WHEN GUESTS GO BAD: DEALING WITH BAD REVIEWS - Hotel Reservation & Online Hotel Booking Engine
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“Negative reviews can feel like a punch in the gut. We care deeply about our business too, and it hurts when someone says bad things about our business. For you founders and sole proprietors out there, a negative review can even feel like a personal attack.”

That quote is from Yelp and, if your hotel has ever received a negative review, you’ll know just what that punch in the gut feels like. Less than positive comments are directed at all businesses at one time or another. There really is a lot of truth to the sentiment that you can’t please everyone, all of the time. Despite the best efforts of you and your staff, things do sometimes go wrong and emotions run high. Mistakes happen and once a guest has been inconvenienced or annoyed by their stay, a negative review will often follow.

Before the internet changed the world, a bad review was a storm in a tea cup and unless it appeared in a national paper, magazine or guide book, damage could be limited. Unfortunately, times have changed. With the growing popularity of online reviews and the speed with which information can travel online, there’s now no hiding place for those singled out for a one or two star review. In these situations, it’s how you handle it that makes the difference.

Reputation management for hotels must include damage limitation. Even though it can feel utterly unfair, you can make lemonade from the lemons of poor public feedback.


1. Respond quickly

The number one rule when dealing with a negative review online is to respond promptly. Whether it’s something fairly minor such as a room not being ready on time or a full scale complaint about cleanliness, hygiene or staff members, make it company policy to respond within 24 to 48 hours. Two days to respond to a negative complaint should be the maximum, but the sooner the review can be addressed the better.

A quick response might not win a very angry or disappointed customer over but, it can go a long way to making them feel that their issue is being taken seriously. For wider reputation management purposes, a swift and public acknowledgement shows others who come across the review that unhappy customers are treated fairly and promptly.

 2. Stay calm and work from a standard company-wide policy
When your hotel is publicly attacked with a negative review, it can be difficult to maintain a professional face. However, avoiding a war of words is crucial. You likely already have a complaints policy, which will help front desk staff deal with customers who complain in person. It’s good practise to have an online version of this, with everyone in your marketing and reputation management team being provided with a copy.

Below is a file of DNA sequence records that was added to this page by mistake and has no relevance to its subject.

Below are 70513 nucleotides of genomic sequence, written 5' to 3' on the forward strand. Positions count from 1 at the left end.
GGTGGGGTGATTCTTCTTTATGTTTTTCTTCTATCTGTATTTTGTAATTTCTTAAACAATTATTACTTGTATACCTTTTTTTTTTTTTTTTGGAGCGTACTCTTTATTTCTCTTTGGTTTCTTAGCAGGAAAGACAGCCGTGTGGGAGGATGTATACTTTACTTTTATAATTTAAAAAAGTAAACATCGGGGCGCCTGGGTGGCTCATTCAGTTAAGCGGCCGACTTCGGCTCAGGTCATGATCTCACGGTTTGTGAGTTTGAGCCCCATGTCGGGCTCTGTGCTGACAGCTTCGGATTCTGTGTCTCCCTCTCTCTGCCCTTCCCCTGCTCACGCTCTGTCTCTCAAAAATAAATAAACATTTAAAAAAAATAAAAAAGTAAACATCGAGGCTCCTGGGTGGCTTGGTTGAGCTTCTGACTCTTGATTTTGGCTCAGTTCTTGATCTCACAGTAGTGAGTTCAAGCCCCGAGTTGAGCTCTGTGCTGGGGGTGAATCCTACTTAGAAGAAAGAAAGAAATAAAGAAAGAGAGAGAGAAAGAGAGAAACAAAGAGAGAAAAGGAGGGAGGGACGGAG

Creating a company policy for dealing with negative reviews and setting out an acceptable procedure to follow ensures that all complaints are dealt with consistently and professionally. This document should outline the importance of not getting into an argument with the customer, sample negative complaints and acceptable responses, instructions for taking discussion offline, when and how to send a private message to the guest and when an issue should be escalated to a more senior team member. You can also include a policy on reimbursement or further action for the more serious of negative reviews, where the client complaint is proven to be true and accurate.

Remember, readers will be tempted to believe the guest review so keep it fair, balanced, professional and respectful.

3. Take the problem offline

Once you have responded publicly to the negative review, you can take the problem offline. This means the problem can be dealt with either via email, in person or via phone. Offering to speak to someone directly can help to restore faith in your hotel and shows that the issue isn’t simply being brushed under the carpet. Having a conversation or email exchange also allows you to get a full picture of the problem, meaning steps to resolve the issue can be taken if needed, helping to avoid other negative reviews about the same thing.

4. Don’t engage with those who demand compensation or freebies

Sometimes, unscrupulous guests will request a freebie or discount in return for not leaving a negative review. Popular review sites like TripAdvisor tell hoteliers not to engage with those attempts to blackmail you and to report the issue immediately.
Reputation management for hotels is an ongoing process. Regularly checking review sites and staying up to date with all feedback is the only way to be certain you’re alerted when a negative review does appear online.

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